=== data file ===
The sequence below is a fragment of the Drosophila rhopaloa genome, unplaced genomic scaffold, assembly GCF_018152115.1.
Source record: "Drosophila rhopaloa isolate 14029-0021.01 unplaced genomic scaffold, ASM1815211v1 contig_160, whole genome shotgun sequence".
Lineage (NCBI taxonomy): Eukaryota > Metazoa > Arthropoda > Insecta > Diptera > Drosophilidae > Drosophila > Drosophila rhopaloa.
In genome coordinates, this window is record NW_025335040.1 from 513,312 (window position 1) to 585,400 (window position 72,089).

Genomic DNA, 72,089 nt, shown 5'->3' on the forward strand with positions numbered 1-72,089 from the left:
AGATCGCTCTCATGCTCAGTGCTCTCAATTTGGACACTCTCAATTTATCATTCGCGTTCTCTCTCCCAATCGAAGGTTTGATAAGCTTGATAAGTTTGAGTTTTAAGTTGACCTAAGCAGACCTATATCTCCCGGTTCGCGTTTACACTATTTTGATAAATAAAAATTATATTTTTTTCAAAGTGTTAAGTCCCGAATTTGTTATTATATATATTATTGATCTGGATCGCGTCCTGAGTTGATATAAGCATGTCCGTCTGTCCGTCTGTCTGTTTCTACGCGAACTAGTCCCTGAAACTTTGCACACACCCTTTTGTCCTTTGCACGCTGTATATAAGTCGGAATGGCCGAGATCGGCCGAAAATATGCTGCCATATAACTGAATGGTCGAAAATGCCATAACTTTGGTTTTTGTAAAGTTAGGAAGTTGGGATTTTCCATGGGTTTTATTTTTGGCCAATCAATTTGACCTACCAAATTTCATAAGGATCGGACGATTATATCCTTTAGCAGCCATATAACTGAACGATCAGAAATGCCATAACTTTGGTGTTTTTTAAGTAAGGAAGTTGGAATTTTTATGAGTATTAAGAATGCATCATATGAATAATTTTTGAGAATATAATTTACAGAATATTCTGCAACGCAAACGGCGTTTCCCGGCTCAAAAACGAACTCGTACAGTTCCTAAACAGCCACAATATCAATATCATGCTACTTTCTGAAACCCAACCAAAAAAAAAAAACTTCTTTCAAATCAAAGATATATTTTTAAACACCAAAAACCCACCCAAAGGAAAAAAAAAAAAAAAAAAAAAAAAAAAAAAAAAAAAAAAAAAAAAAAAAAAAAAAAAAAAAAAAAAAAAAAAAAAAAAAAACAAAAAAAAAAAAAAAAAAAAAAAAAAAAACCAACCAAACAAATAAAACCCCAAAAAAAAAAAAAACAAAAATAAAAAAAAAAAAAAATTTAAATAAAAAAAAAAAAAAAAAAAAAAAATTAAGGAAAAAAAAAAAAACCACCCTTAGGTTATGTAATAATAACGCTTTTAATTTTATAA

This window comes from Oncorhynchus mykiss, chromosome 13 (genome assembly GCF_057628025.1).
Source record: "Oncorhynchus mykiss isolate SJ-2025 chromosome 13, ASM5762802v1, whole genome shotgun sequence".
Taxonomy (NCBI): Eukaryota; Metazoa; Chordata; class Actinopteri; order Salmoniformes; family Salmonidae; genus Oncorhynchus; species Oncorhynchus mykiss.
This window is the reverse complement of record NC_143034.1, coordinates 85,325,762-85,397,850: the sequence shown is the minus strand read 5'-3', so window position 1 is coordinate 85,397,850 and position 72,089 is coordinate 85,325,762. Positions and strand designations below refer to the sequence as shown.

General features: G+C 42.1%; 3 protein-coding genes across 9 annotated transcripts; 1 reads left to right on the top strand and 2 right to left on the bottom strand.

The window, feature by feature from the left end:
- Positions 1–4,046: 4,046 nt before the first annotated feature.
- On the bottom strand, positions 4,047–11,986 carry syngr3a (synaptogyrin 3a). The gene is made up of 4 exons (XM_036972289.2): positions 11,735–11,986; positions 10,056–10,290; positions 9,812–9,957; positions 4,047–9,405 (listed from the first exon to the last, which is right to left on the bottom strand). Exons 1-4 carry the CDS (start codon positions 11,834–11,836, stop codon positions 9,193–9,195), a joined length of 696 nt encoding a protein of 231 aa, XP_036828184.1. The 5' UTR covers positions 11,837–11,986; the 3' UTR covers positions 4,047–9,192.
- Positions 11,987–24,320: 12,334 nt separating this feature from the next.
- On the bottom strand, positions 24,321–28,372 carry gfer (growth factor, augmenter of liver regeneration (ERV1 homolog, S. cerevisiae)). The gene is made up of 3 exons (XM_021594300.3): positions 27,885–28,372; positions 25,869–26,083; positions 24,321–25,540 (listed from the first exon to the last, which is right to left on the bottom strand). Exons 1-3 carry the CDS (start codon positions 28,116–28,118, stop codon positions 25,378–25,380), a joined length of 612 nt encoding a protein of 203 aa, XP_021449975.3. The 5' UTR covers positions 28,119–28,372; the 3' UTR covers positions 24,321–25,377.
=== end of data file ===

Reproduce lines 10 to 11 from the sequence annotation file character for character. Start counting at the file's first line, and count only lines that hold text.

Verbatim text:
This window is the reverse complement of record NC_143034.1, coordinates 85,325,762-85,397,850: the sequence shown is the minus strand read 5'-3', so window position 1 is coordinate 85,397,850 and position 72,089 is coordinate 85,325,762. Positions and strand designations below refer to the sequence as shown.

General features: G+C 42.1%; 3 protein-coding genes across 9 annotated transcripts; 1 reads left to right on the top strand and 2 right to left on the bottom strand.